Volunteer or Give Back –
You can do this inside of healthcare like a mission trip or a local free clinic, or step outside the bounds of your role in healthcare and give back in another way.
We love to involve our kiddos if at all possible in these types of activities – whether it’s volunteering time or donations, these experiences have had such a positive impact on specifically our younger kids.
Our kids don’t experience a lot of hardship, which is not lost on me how much inherent privilege our kiddos have. Both for them and for me it’s important to remember those who are not in a similar situation.
These opportunities to give back to our community fosters a sense of belonging and also reminds us of those things we have to be grateful for in our day-to-day lives.
Share Thank Yous –
A simple thank you goes a long way. Whether it’s to your partner, your kiddos or your colleagues, making sure that you verbally express your thanks is important.
Don’t forget to thank the support staff – everyone from the environmental services team that cleans your office and turns over your rooms to the nurses, CNAs and MAs who support you being able to take care of your patients. Do not forget the front desk and the administrators in your group.
There are so many people working to help you take care of your patients!
Also don’t forget to thank your patients – there are a lot of providers they could be seeing and taking time to thank them for trusting you helps to deepen your relationship with them.
Mindfulness and meditation essentially mean being in the moment mentally and physically. Instead of spending your time and energy worrying about the future or replaying the past, simply being present in the moment.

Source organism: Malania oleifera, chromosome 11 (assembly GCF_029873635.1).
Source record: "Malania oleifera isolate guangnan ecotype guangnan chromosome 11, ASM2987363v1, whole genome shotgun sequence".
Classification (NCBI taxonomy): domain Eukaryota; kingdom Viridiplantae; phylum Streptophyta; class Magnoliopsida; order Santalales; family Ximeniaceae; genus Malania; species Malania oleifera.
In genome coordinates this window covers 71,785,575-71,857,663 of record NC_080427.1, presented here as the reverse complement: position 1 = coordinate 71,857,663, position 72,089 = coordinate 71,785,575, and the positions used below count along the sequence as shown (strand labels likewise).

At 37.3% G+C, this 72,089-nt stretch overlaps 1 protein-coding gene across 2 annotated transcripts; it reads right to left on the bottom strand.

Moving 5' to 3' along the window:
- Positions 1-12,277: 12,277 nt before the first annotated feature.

Small moments of mindfulness incorporated into your day-to-day can help you bring back your mind to the present. Think of something that you do every day or every patient.
Whether opening the door to enter a patients room, taking the stairs or pressing the button for the elevator, or signing your progress note or pressing ENTER on that order set – what is something that is already a part of your day that you can use as a trigger for mindfulness.
When your hand touches that doorknob, presses that elevator button or signs those orders, center yourself on this patient, this moment, and remember why you are there.
We don’t always get it right. Mistakes happen. Patient interactions are hard. We mess things up.
We forget to be grateful for things because we are too busy documenting and saving lives. Because we are deep in the throes of covering for a colleague out on leave.
Show yourself the same grace and self-compassion during difficult moments.
Recognize and acknowledge your own dedication and the resilience of your patients and colleagues.
Take a Breath –
Take a deep breath – breath in deeply and breathe out slowly.
Try box breathing – in for 4, hold for 4, out for 4, hold for 4 and repeat.
Try a deep breath in a long, slow exhale.
Do these breathing tactics while you are washing your hands, walking to a patient room, or signing your note.